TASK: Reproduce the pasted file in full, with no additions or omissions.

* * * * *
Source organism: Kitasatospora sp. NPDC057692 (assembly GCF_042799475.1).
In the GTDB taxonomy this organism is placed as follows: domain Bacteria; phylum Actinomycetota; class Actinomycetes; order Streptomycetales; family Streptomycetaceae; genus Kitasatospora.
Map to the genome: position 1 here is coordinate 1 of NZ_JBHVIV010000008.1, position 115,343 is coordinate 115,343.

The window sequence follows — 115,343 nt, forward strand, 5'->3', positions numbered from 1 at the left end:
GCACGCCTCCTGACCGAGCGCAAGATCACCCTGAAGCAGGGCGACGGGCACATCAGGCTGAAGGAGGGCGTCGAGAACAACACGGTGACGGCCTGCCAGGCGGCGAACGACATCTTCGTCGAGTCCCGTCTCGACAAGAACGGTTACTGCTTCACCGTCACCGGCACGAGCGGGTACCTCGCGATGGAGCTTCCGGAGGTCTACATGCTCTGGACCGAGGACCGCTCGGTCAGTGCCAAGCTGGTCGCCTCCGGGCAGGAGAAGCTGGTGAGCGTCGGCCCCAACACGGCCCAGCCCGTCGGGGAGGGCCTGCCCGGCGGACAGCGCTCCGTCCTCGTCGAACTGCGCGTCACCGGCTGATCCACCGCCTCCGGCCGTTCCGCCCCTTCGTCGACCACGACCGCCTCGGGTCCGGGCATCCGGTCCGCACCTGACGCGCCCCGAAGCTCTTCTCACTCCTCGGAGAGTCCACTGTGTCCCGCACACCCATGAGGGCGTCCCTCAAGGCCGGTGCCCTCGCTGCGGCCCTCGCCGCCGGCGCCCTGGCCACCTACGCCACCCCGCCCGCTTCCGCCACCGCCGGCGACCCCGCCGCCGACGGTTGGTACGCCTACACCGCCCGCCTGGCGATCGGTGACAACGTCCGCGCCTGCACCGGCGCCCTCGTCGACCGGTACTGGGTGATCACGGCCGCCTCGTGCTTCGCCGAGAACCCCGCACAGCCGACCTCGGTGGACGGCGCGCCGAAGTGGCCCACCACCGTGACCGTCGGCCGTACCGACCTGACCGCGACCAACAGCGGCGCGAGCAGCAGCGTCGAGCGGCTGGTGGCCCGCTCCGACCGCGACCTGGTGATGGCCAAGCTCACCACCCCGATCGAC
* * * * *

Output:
Source organism: Kitasatospora sp. NPDC057692 (assembly GCF_042799475.1).
In the GTDB taxonomy this organism is placed as follows: domain Bacteria; phylum Actinomycetota; class Actinomycetes; order Streptomycetales; family Streptomycetaceae; genus Kitasatospora.
Map to the genome: position 1 here is coordinate 1 of NZ_JBHVIV010000008.1, position 115,343 is coordinate 115,343.

The window sequence follows — 115,343 nt, forward strand, 5'->3', positions numbered from 1 at the left end:
GCACGCCTCCTGACCGAGCGCAAGATCACCCTGAAGCAGGGCGACGGGCACATCAGGCTGAAGGAGGGCGTCGAGAACAACACGGTGACGGCCTGCCAGGCGGCGAACGACATCTTCGTCGAGTCCCGTCTCGACAAGAACGGTTACTGCTTCACCGTCACCGGCACGAGCGGGTACCTCGCGATGGAGCTTCCGGAGGTCTACATGCTCTGGACCGAGGACCGCTCGGTCAGTGCCAAGCTGGTCGCCTCCGGGCAGGAGAAGCTGGTGAGCGTCGGCCCCAACACGGCCCAGCCCGTCGGGGAGGGCCTGCCCGGCGGACAGCGCTCCGTCCTCGTCGAACTGCGCGTCACCGGCTGATCCACCGCCTCCGGCCGTTCCGCCCCTTCGTCGACCACGACCGCCTCGGGTCCGGGCATCCGGTCCGCACCTGACGCGCCCCGAAGCTCTTCTCACTCCTCGGAGAGTCCACTGTGTCCCGCACACCCATGAGGGCGTCCCTCAAGGCCGGTGCCCTCGCTGCGGCCCTCGCCGCCGGCGCCCTGGCCACCTACGCCACCCCGCCCGCTTCCGCCACCGCCGGCGACCCCGCCGCCGACGGTTGGTACGCCTACACCGCCCGCCTGGCGATCGGTGACAACGTCCGCGCCTGCACCGGCGCCCTCGTCGACCGGTACTGGGTGATCACGGCCGCCTCGTGCTTCGCCGAGAACCCCGCACAGCCGACCTCGGTGGACGGCGCGCCGAAGTGGCCCACCACCGTGACCGTCGGCCGTACCGACCTGACCGCGACCAACAGCGGCGCGAGCAGCAGCGTCGAGCGGCTGGTGGCCCGCTCCGACCGCGACCTGGTGATGGCCAAGCTCACCACCCCGATCGAC